Originally Written By: ROSE ALCAMO | Published: APRIL 2018
Rewritten by: CATHERINE DAW
How we speak and attempt to share information in the world of Change Management is important. The approach and indeed, the terminology itself can create an unconscious divide between us (Change Management people) and the rest of the world.
Consider the sheer volume of jargon; from “current state” to “resistance” to “sustainment” and so on. Not unlike other professions, it’s incumbent upon Change Management practitioners to translate their unique concepts into lay terms. If left unchecked, this type of Change Management-speak might unwittingly compromise communications , alienate those being supported, or even perpetuate the notion that Change Management lacks value; it’s hard to value what we don’t “get”.
Here is an example of Change Management-speak: Engagement activities will be delivered to impacted Stakeholders to mitigate resistance and optimize adoption at end-state. Translation: Employees will be invited to orientation sessions to learn about the Change and how it will affect their work in the future.
The original phrasing isn’t at all incomprehensible but would a Significant Other, or better, a child agree? As a former Mentor and respected Business Leader used to say, “Talk to me like I’m five.” For him, the simpler the message, the easier it was to assimilate and act on.
The responsibility is to ensure the why, what, when, where and how of this important work is understood. Only then can it be viewed as relevant and impactful.
To this end, it is advised to relinquish this type of “speak” altogether in favour of learning the language of business. In most cases this will mean a conscious translation of our Change Management goals and actions into operational and quantitative (if not financial) terms. If nothing else, you will immediately capture the Sponsor’s attention, and begin to build a common language on which to effectively communicate.
This conscious transition to the foreign language of our organizations, sponsors and teams is tantamount to undertaking a Change initiative of our own. Here are four basic actions to employ in the quest of being better understood to bring about meaningful change:
Consciously avoid the term Change Management altogether
Simply describe what’s changing. For example, Company XYZ will introduce automated procurement allowing all employees the convenience to make corporate purchases from their desktops.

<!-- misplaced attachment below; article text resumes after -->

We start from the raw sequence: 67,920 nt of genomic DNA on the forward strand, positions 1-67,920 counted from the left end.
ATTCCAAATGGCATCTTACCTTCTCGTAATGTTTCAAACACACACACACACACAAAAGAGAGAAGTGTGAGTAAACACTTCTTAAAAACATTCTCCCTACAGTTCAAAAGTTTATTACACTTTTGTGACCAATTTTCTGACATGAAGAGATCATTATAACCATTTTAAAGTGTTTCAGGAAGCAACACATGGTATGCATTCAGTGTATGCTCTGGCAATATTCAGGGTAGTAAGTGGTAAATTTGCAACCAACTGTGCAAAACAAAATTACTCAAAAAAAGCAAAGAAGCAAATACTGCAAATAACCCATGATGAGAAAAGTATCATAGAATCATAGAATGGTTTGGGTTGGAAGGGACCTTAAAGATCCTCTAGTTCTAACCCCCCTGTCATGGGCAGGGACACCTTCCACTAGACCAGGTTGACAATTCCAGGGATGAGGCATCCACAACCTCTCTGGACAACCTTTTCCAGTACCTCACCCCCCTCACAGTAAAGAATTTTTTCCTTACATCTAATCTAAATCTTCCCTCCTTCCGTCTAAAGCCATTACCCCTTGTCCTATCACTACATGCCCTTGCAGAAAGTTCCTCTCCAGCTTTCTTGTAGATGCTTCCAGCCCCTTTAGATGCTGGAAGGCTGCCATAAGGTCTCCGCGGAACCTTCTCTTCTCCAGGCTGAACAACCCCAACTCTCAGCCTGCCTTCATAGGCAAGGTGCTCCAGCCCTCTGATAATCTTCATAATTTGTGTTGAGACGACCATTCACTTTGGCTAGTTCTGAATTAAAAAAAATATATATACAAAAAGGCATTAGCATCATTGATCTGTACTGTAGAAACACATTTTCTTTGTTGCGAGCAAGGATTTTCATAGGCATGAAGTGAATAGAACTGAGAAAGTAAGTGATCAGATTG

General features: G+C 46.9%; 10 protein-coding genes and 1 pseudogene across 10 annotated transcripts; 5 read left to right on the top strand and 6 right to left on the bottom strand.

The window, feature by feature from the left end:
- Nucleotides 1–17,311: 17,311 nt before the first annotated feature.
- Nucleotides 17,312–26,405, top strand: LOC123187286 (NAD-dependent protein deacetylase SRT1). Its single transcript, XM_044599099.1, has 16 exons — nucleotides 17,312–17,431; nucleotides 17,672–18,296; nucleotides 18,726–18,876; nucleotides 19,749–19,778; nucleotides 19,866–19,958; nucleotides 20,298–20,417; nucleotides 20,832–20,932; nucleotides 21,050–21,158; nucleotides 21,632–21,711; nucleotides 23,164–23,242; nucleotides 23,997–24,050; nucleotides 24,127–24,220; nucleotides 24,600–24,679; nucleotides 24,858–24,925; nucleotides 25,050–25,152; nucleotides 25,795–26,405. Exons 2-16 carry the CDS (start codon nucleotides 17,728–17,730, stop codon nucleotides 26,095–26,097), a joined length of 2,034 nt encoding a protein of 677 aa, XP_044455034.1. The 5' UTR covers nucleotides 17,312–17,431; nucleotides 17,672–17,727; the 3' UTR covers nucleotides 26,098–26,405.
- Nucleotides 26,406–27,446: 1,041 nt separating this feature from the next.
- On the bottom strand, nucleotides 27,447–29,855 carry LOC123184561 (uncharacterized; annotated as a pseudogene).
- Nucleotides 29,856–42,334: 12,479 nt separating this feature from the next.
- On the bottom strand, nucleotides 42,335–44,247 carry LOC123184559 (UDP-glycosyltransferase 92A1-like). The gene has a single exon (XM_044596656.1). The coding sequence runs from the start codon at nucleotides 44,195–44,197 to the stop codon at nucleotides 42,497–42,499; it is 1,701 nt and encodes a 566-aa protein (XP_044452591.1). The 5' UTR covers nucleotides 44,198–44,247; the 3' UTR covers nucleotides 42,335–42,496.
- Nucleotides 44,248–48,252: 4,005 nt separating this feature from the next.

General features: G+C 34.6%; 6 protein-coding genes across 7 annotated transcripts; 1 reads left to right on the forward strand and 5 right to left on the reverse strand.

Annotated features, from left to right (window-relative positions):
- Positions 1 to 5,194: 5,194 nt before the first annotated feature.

Learn the language of business
This is truly a best practice but easily missed when project priorities require stealth and speed of execution. Depending on the industry vertical and business function(s) being impacted, you may be in a recurring cycle of having to learn a new business language. No matter how difficult, it will be worth the effort. Convincingly speaking the language of your Client is not only a more intimate level of communication but you will quickly become embedded in the organization’s culture.
Accentuate the positive
In New Age business writings, the Chinese symbol for Change is presented as a combination of the symbols for challenge and Given the Age of Change in which we all live, it’s interesting to see how with a shift in perspective, what was negative can be positive.
While risks need to be mitigated and resistance diffused, an optimistic view of the planned Change will pique interest. Reinforce the business rationale for the Change and all the anticipated benefits.
Have a “non-Change Management” person review your work
By way of a personal test, take your best sample of business writing and share it with someone who does not know your occupation. Ask them if they can make sense of what they’re reading. If they can’t, then simply in your own words (no CM speak) tell them what you were trying to convey. It may take a few attempts but eventually, you’ll realize that to be universally understood (and in turn, achieve your intended goals), you must simplify your language.
For those struggling with Change Management jargon, either because you don’t speak it, or you do and don’t know how to speak anything else: build your awareness! Sine die. Translation: We’ll talk about this again later.